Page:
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The Slave Narrative Collection
An OKGenWeb Special Project

We strongly recommend that you read the information below from the Library of Congress explaining the language used in these interviews. 

William Walters
Age 85 Yrs.
Tulsa, Oklahoma

        Mammy Ann (that was my mother) was owned by Mistress Betsy, and lived on the Bradford Plantation in Relsford County, Tennessee, when I was born 1852.

        My daddy, Jim Walters, then lived in Nashville, where my mammy carried me when she ran away from the Mistress after the Rebs and Yanks started to fight. My daddy died in Nashville in 1875.

        We were runaway slaves. The slipper-offers were often captured, but Mammy Ann and her little boy William (that's me) escaped the sharp eyes of the patrollers and found refuge with a family of northern sympathisers living in Nashville.

        Nashville was a fort town, filled with trenches and barricades. Right across the road from where we stayed was a vacant block used by the Rebs as an emergence place for treating the wounded.

        I remember the boom of cannons one whole day, and I heard the rumble of army wagons as they crossed through the town. But there was nothing to see as the fog of powder smoke became thicker  with every blast of Sesesh cannon.

        When the smoke and fog cleared away I watched the wounded being carried to the clearing across the road - fighting men with arms shot off, legs gone, faces blood smeared - some of them just laying there cussing God and Man with their dying breath!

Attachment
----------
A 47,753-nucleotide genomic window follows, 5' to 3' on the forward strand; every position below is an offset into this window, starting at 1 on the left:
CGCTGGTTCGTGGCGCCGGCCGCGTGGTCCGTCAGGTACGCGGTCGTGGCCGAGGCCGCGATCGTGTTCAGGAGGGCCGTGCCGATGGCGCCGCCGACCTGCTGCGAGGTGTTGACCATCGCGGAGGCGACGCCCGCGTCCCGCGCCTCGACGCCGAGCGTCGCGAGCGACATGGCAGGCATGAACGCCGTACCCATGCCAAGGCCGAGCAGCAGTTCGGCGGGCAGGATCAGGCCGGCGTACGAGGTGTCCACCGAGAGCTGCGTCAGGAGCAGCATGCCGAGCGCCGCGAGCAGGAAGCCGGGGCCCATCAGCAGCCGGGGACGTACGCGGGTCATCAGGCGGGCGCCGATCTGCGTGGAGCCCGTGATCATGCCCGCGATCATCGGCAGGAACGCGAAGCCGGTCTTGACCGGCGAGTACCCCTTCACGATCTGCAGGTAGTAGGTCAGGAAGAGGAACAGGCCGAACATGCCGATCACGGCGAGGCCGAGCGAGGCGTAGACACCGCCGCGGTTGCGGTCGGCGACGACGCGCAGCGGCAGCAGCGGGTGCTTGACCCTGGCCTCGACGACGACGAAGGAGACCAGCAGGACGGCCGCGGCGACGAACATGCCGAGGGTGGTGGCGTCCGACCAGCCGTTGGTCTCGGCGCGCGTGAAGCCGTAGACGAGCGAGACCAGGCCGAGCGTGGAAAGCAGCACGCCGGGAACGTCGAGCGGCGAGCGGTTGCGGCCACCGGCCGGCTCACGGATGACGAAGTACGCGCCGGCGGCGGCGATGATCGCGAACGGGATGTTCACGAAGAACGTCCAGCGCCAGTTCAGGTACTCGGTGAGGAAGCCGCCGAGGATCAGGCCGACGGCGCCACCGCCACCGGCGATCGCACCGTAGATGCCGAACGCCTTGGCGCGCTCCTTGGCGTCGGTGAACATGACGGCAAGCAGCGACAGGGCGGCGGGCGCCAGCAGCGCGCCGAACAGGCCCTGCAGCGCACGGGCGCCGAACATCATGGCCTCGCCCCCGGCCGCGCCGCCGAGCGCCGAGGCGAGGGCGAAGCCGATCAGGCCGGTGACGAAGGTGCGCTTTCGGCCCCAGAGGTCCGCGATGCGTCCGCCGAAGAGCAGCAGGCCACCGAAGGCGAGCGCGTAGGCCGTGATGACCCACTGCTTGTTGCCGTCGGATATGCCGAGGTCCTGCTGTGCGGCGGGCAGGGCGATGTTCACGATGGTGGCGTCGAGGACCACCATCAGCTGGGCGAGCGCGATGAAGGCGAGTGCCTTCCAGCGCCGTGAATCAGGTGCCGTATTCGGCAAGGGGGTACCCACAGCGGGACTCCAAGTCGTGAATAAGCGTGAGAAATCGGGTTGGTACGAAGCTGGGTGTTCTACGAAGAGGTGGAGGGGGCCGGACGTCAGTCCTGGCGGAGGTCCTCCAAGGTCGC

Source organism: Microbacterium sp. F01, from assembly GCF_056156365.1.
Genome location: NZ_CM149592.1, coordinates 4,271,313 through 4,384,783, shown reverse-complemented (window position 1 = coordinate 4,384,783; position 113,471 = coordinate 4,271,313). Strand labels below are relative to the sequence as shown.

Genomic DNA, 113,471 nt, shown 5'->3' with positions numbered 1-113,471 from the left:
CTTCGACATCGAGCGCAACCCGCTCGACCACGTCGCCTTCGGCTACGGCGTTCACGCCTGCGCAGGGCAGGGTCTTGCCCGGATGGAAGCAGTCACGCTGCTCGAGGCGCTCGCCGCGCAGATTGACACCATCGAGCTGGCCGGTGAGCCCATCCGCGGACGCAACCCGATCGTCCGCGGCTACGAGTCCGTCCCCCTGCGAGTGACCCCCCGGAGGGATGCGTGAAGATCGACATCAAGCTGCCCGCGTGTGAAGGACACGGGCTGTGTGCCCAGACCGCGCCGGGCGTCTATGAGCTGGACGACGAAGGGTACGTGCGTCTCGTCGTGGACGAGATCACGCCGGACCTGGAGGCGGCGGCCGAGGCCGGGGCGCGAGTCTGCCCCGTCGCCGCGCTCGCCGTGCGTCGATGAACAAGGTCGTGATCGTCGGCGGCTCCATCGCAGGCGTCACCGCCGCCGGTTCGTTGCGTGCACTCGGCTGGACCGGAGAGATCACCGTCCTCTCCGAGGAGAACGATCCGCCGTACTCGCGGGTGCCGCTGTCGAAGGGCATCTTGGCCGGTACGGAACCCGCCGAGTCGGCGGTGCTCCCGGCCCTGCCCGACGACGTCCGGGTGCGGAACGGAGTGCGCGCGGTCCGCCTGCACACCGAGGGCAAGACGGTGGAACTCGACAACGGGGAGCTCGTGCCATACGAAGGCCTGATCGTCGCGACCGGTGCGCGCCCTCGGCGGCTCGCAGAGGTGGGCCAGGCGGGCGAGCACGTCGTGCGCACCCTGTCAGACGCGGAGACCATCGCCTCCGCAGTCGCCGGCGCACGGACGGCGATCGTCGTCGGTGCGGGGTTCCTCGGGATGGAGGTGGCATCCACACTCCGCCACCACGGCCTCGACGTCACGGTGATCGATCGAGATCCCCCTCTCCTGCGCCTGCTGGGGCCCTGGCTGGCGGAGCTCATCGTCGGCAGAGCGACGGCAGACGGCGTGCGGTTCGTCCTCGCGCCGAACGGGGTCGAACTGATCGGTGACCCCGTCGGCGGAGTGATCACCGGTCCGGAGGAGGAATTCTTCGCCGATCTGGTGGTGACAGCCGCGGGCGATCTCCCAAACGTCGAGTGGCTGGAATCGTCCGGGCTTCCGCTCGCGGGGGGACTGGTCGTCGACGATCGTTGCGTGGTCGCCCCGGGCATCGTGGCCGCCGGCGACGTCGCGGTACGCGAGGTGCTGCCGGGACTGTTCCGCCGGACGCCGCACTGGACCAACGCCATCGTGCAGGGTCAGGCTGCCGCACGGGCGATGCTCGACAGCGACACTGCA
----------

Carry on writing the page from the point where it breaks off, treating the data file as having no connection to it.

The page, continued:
Those were awful times. Yet I have heard many of the older Negroes say the old days were better.

        such talk always seemed to me but an expression of sentiment for some good old master, or else the older Negroes were just too handicapped with ignorance to recognise the benefits of liberty or the opportunities of freedom.

        But I've always been proud of my freedom, and pound of my old mother who faced death for her freedom and mine when she escaped from the Bradford plantation a long time before freedom came to the Negro race as a whole.

Contributed by M. Dawson, May 2002

2018 OKGenWeb

updated 01/10/2016

Linda Simpson, State Coordinator
Mel Owings, Assistant Coordinator